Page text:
Narcissism ― Chasing Emotional Security
As I view human expressions of behavior more and more through the looking glass of the Principle of Continuity, which defines our intrinsic and singular emotional drive to achieve our sense of wellbeing, what we describe as narcissism becomes less of a mystery.
If the Principle of Continuity holds fast ― as I posit it does ― then this behavior is simply another expression of emotional distress. It portrays a person expressing a brainbody state of insecurity. His or her sense of wellbeing is out of balance. Their brainbody is undergoing biological changes which translate to unconscious/conscious perceptions of change and loss of emotional equilibrium.
What is narcissism? According to an overview from the DMS-5 Manual,1 it states the following:
Persons with NPD (Narcissistic Personality Disorder) usually display some or all of the following symptoms, typically without the commensurate qualities or accomplishments:
- Grandiosity with expectations of superior treatment from other people
- Fixated on fantasies of power, success, intelligence, attractiveness, etc.
- Self-perception of being unique, superior, and associated with high-status people and institutions
- Needing continual admiration from others
- Sense of entitlementto special treatment and to obedience from others
- Exploitative of others to achieve personal gain
- Unwilling to empathize with the feelings, wishes, and needs of other people
- Intensely envious of others, and the belief that others are equally envious of them
- Pompous and arrogant demeanor
As with most literature of human behavior, here, again, we have a multitude of descriptions of behavior, but no intrinsic definition of what these descriptors are or what the behaviors represent. For example, what does expressing grandiosity mean, and why is it exhibited? What is the need for admiration, and what is the behavior of demanding it?
To address these questions, we must ask ourselves, “What is the purpose of or what does the behavior of narcissism aim to accomplish?” Narcissism is an excellent example of the ongoing Principle of Replenishment. The brainbody seeks to replenish or enhance its emotional paradigm ― its state of wellbeing.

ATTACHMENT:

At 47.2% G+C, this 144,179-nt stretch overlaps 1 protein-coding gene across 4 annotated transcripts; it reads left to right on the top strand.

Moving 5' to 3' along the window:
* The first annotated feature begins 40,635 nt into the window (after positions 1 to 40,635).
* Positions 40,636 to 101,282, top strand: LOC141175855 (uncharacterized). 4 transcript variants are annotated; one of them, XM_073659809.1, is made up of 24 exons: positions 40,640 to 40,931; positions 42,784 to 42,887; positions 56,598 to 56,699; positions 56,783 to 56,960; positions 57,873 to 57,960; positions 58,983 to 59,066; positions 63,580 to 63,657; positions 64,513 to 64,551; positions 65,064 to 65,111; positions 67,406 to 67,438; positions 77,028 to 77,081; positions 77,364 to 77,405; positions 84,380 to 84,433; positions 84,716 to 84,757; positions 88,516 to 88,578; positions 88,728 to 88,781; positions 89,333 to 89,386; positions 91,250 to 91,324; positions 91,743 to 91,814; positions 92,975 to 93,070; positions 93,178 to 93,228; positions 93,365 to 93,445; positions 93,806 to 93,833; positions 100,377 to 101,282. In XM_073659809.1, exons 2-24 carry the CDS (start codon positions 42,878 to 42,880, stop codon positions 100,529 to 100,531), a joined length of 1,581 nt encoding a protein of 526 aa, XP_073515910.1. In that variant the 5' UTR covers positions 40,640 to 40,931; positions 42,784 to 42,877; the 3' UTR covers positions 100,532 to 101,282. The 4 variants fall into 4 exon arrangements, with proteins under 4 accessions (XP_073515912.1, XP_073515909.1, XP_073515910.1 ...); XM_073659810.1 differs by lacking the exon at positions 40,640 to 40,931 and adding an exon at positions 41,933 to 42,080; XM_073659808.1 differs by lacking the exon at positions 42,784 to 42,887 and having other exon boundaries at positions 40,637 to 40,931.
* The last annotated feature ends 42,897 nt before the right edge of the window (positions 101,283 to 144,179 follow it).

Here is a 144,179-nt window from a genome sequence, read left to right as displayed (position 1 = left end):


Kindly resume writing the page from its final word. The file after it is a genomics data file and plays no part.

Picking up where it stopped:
If we accept that our behavior is a composite of biology and physiological processes whose sole purpose is to achieve and maintain our sense of wellbeing, then the questions of underlying causes and drivers of narcissism become apparent. Expressing visions of grandiosity, fixations on fantasies of power and success, self-perceptions of being unique, superior, excessively intelligent, physically attractive, etc., all represent seeking and replenishing qualities or beliefs of ourselves which we were told we have, or acquiring these characteristics we feel we lack through constant requesting they be bestowed upon us, acknowledged and reconfirmed.
If we are envious, we perceive we are lacking positive qualities, and will attempt to acquire them; If we believe that others are envious of us, we perceive ourselves to be great. Either way, behavior is expressed to gain, preserve, or replenish our sense of wellbeing. A state of wellbeing can be equated to concepts of physical/emotional security, stability, empowerment, capability, happiness, anger, un-satisfaction, purpose of life, etc. — any brainbody state which composes "Me."
We are all narcissistic. It is only a matter of degree. We all seek admiration. We all have fantasies of power and control. We all desire success and intelligence. All of us long for special treatment. We are all exploitative. Narcissism is a natural behavior. It is our pursuit of wellbeing, driven by a need to feel secure. Extreme narcissists are the most insecure of us. Narcissism represents our inherent need for physical and emotional continuity.
1 Diagnostic and Statistical Manual of Mental Disorders (DSM) is a guidebook widely used by mental health professionals in the diagnosis of many mental health conditions, especially in the United States. The DSM is published by the American Psychiatric Association. The most widely consulted counterpart of the DSM, the International Classification of Diseases (ICD), covers mental health disorders along with a vast number of other health conditions. The ICD is the primary diagnostic tool for mental health professionals in many countries outside the U.S.
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